Dozens of different foods have been shown to have a positive effect on your brain, helping you to stay sharp now and as you age. Let’s focus on four foods that are easy to add to your diet, taste great, and have the extra advantage of being good for your overall health.
Leafy Green Vegetables
Kale again? Yes—improved* brain power is yet another reason to eat this green leafy vegetable, along with others, such as collards, arugula, dandelion greens, and spinach. Recent research has revealed why these plants are so valuable for keeping your brain healthy as you get older.
In fact, a 2017 study in the respected journal Neurology showed that compared to older adults who ate their green leafies only occasionally, people who had at least one serving a day experienced slower brain aging. The difference was startling: the group that ate at least one serving a day had brain function that was 11 years younger than the group that ate greens only rarely.
What makes kale and its leafy cousins such a potent food for the brain? All vegetables, not just the leafy green kind, are crammed with fiber, plenty of vitamins and minerals, and lots of phytonutrients. The difference seems to be lutein, a member of the carotenoid family. Carotenoids are among the naturally occurring substances in plants that give them their characteristic color.
Carotenoids are why carrots are orange and tomatoes are red. They’re also present in large amounts in the green leafy vegetables—you just can’t see them because the green color covers them up. In fact, kale, dandelion greens, and spinach have the highest lutein content of any food. Cruciferous vegetables, such as broccoli and Brussels sprouts, are also very high in lutein.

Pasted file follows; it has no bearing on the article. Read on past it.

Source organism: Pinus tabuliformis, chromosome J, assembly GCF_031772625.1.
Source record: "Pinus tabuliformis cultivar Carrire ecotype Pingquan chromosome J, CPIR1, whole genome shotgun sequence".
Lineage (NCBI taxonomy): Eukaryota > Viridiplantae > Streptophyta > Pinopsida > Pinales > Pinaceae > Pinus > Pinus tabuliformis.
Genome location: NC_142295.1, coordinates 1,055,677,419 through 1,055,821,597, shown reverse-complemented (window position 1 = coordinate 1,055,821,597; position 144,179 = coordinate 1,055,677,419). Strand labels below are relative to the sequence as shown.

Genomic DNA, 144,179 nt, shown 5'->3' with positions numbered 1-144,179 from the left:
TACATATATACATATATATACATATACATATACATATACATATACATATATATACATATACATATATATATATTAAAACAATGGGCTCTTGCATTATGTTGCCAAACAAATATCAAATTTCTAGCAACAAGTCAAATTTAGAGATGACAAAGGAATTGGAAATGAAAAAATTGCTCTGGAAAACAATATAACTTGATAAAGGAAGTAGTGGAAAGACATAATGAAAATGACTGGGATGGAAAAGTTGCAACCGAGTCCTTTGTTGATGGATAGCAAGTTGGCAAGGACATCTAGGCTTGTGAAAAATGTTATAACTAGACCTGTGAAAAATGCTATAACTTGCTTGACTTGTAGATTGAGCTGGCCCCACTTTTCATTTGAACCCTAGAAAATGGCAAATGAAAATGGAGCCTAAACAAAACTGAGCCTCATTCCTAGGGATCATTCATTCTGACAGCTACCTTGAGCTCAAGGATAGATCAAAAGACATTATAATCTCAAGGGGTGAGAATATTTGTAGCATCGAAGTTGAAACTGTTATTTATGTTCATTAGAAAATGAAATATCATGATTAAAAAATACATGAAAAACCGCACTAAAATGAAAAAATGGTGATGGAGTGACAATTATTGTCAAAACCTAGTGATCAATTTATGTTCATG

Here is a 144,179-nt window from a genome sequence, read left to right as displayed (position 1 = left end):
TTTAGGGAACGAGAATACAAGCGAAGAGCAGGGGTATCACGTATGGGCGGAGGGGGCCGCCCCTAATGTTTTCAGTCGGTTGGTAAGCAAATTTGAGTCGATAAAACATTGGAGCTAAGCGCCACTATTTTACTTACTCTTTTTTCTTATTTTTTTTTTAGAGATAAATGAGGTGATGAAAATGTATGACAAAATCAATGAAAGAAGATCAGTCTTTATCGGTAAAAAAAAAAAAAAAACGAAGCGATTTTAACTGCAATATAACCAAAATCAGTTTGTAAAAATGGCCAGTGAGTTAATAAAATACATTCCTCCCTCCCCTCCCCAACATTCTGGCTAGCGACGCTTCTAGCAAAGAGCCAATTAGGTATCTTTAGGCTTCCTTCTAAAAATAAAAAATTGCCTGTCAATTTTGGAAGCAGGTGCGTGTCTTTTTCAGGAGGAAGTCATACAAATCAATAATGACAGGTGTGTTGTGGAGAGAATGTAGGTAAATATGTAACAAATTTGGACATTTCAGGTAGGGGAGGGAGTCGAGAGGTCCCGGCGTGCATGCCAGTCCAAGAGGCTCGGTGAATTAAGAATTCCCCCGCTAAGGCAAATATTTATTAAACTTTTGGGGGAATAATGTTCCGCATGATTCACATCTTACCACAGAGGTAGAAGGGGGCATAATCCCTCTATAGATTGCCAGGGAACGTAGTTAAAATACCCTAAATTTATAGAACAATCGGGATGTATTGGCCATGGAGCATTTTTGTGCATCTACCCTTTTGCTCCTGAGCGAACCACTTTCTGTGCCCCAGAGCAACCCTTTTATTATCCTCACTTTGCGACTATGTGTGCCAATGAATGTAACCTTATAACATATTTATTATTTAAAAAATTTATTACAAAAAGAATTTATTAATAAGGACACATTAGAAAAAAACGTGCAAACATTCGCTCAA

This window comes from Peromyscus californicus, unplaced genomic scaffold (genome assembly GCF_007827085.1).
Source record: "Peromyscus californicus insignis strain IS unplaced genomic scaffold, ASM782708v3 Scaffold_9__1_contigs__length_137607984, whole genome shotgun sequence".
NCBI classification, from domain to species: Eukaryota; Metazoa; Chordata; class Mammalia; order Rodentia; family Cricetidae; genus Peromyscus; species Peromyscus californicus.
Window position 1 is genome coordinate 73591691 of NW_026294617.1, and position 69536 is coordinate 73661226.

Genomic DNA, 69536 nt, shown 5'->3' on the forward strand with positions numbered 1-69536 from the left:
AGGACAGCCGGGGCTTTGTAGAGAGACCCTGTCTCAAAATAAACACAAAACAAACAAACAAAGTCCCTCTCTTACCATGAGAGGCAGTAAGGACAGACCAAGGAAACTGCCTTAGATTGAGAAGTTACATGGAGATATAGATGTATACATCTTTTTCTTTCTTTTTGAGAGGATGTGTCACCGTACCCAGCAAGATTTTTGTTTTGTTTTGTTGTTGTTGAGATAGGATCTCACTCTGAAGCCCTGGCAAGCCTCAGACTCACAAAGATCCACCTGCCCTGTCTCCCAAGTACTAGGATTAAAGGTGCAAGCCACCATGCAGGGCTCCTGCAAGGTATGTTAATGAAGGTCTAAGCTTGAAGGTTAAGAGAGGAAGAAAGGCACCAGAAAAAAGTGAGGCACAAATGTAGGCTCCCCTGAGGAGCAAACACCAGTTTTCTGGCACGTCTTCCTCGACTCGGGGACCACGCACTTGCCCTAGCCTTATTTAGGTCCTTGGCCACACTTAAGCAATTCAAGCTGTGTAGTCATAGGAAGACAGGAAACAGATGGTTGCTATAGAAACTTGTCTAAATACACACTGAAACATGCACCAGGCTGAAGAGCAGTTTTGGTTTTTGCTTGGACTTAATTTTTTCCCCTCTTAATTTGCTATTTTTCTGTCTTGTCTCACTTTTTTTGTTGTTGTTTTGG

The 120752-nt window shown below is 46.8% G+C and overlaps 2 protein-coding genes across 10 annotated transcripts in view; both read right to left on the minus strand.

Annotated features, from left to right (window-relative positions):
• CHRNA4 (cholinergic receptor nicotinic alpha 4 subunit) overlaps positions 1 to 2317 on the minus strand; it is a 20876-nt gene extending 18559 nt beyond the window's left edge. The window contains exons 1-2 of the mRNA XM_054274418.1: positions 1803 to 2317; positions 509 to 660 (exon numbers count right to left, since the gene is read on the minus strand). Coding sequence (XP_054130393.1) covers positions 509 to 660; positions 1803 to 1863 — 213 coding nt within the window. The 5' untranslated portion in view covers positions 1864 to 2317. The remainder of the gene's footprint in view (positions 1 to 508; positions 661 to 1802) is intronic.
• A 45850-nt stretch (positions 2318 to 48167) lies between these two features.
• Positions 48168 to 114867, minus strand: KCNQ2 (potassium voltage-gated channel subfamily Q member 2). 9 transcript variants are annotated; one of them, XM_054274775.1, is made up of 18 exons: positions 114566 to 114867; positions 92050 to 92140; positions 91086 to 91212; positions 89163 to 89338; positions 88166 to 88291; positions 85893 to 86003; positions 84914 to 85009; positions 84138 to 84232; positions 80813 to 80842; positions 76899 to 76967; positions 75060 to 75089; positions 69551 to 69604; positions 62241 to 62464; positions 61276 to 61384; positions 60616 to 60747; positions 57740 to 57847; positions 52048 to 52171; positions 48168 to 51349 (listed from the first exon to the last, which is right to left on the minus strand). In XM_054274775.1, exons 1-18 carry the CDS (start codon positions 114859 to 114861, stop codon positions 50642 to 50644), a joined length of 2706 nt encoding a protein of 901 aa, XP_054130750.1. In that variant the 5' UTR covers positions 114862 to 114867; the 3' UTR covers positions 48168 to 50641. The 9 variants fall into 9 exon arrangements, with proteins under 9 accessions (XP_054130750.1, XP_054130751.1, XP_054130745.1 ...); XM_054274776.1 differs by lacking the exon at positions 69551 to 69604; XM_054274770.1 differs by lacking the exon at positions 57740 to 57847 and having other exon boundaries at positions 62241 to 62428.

Lutein is neuroprotective—it supports the structure and function of the neuronal membrane, the layer that encloses and protects neurons, the nerve cells in the brain. When the neuronal membranes are healthy, cognitive function is healthy as well. That means, among other advantages, that your memory stays stronger as you age.
Leafy greens may also help slow cognitive decline with age. The research suggests that the lutein in greens plays an important role in this. The benefit seems to also come from the high levels of folate, vitamin K, and another carotenoid called beta carotene.
When buying kale and other leafy greens, choose organically grown brands whenever possible. Look for crisp bunches without any yellowed leaves.
More than half of your brain is made up of fatty acids, the building blocks of the fats your brain needs to stay strong. The best fatty acids for the brain are called docosahexaenoic acid (DHA) and eicosapentaenoic acid (EPA). Your body builds these substances from omega-3 fatty acids.
The best way to give your brain plenty of DHA and EPA is to eat it, in the form of fatty fish such as salmon, tuna, sardines, and mackerel.
When you eat these fish, you’re making sure your brain has the omega-3 fatty acids it needs to build strong neuronal membranes, helps reduce* inflammation, produce neurotransmitters, and conduct signals. Research shows that people who eat fish on a regular basis have a slower cognitive decline as they get older.